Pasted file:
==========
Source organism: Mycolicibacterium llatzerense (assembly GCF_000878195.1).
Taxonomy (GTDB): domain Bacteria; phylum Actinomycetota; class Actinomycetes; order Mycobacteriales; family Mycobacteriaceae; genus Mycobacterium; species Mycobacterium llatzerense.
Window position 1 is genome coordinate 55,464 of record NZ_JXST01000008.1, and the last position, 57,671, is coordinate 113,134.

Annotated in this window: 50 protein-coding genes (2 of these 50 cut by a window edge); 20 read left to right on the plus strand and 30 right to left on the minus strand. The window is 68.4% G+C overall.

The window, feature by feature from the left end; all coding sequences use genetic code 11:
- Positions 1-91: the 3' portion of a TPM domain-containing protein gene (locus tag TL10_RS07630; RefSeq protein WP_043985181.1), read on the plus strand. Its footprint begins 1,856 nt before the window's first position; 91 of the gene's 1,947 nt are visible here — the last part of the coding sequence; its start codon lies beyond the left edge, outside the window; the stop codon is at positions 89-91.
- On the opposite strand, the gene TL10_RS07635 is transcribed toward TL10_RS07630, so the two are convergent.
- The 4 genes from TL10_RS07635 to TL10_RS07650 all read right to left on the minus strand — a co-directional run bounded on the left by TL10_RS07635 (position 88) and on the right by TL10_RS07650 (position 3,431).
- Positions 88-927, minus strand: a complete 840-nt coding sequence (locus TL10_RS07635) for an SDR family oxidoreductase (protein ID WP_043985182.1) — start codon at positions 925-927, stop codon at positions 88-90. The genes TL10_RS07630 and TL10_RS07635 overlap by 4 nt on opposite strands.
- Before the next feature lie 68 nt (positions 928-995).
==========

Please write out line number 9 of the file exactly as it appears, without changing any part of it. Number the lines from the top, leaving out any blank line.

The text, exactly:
- Positions 88-927, minus strand: a complete 840-nt coding sequence (locus TL10_RS07635) for an SDR family oxidoreductase (protein ID WP_043985182.1) — start codon at positions 925-927, stop codon at positions 88-90. The genes TL10_RS07630 and TL10_RS07635 overlap by 4 nt on opposite strands.